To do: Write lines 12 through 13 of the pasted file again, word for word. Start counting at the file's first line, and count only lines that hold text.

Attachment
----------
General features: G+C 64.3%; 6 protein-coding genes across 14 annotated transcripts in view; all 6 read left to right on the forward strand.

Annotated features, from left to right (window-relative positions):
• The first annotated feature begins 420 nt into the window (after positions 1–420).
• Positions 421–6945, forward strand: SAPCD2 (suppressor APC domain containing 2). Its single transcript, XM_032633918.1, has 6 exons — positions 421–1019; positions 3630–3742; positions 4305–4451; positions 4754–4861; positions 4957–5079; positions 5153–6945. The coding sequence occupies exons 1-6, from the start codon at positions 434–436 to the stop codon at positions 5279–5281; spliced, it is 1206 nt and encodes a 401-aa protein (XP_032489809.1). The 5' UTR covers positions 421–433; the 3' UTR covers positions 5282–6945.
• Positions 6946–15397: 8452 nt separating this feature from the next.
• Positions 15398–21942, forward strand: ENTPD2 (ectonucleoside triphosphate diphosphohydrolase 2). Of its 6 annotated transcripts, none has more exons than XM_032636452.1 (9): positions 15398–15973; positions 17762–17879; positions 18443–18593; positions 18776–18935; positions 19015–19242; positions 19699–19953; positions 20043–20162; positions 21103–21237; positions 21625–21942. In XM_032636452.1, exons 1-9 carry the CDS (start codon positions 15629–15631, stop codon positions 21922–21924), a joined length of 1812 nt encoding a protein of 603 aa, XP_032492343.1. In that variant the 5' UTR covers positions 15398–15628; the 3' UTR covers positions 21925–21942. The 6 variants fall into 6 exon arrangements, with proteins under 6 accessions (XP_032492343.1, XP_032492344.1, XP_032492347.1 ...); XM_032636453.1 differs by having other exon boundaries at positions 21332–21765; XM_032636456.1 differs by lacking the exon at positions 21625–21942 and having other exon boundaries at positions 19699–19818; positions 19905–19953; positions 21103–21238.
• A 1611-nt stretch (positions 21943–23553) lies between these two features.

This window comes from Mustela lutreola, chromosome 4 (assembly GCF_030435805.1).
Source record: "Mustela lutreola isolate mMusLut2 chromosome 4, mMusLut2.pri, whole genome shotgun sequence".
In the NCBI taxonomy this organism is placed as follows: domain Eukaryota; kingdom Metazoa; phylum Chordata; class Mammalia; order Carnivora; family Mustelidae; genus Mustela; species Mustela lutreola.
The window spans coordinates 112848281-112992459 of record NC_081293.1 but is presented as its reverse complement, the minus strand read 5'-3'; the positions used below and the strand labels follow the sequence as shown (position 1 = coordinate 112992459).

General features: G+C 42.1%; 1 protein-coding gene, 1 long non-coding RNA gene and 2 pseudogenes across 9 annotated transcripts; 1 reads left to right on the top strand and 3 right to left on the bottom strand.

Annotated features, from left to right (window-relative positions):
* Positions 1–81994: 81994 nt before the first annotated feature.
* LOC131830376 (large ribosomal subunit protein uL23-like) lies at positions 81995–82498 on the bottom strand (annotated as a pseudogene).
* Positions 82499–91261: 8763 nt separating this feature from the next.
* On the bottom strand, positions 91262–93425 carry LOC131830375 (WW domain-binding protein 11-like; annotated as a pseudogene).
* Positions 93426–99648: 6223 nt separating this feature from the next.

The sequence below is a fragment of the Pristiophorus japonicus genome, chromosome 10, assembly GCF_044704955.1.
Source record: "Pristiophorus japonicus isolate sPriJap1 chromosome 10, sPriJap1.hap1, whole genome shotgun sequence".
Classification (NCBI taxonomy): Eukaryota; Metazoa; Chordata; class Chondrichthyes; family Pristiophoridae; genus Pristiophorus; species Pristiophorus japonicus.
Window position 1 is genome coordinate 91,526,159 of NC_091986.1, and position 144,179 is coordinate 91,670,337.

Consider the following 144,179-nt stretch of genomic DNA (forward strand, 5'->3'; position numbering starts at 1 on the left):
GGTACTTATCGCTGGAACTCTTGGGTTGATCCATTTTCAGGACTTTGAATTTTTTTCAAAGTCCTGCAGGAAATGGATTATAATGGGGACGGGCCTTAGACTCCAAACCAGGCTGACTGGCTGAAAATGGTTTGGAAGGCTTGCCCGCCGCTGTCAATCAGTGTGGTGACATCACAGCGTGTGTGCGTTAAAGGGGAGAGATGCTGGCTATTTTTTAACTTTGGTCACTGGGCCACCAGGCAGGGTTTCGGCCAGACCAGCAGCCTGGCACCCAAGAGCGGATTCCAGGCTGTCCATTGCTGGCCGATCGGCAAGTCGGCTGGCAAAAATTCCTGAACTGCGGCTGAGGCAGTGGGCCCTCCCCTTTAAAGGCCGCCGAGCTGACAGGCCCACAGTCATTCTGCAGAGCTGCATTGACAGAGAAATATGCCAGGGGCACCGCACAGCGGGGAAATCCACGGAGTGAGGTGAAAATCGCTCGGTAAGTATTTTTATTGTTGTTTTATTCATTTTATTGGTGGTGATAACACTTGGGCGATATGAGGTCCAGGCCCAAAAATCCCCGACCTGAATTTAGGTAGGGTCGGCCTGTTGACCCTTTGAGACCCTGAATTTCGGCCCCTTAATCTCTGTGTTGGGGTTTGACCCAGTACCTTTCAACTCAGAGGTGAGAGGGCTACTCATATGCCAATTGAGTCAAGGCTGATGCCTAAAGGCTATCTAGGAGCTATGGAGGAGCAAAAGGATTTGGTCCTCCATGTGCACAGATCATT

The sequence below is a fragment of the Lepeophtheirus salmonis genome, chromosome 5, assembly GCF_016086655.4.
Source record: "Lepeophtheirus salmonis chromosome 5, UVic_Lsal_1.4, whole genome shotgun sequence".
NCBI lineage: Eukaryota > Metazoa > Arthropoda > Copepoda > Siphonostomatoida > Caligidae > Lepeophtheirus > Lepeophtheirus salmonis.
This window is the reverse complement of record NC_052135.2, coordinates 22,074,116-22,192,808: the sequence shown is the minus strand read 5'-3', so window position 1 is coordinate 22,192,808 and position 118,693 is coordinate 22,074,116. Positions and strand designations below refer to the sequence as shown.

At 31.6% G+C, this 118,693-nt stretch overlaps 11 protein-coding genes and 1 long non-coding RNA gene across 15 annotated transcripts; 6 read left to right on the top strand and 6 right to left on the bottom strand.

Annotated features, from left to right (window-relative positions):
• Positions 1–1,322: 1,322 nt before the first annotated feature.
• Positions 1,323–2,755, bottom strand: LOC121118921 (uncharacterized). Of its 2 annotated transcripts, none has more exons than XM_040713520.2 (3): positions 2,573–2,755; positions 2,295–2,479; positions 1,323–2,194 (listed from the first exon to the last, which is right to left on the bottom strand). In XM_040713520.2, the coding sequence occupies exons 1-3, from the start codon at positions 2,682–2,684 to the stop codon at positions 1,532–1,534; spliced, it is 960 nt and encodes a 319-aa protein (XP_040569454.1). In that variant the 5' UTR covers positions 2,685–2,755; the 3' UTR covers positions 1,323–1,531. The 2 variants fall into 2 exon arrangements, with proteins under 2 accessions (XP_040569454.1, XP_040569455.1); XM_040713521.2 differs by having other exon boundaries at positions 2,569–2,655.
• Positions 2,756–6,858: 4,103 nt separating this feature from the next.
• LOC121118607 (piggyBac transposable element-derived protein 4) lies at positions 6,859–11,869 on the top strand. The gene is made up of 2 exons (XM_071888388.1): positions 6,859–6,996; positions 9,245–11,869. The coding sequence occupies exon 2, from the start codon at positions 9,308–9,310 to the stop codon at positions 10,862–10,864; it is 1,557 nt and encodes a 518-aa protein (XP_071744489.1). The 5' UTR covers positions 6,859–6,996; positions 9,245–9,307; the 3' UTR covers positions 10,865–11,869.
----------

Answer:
General features: G+C 42.1%; 1 protein-coding gene, 1 long non-coding RNA gene and 2 pseudogenes across 9 annotated transcripts; 1 reads left to right on the top strand and 3 right to left on the bottom strand.

Annotated features, from left to right (window-relative positions):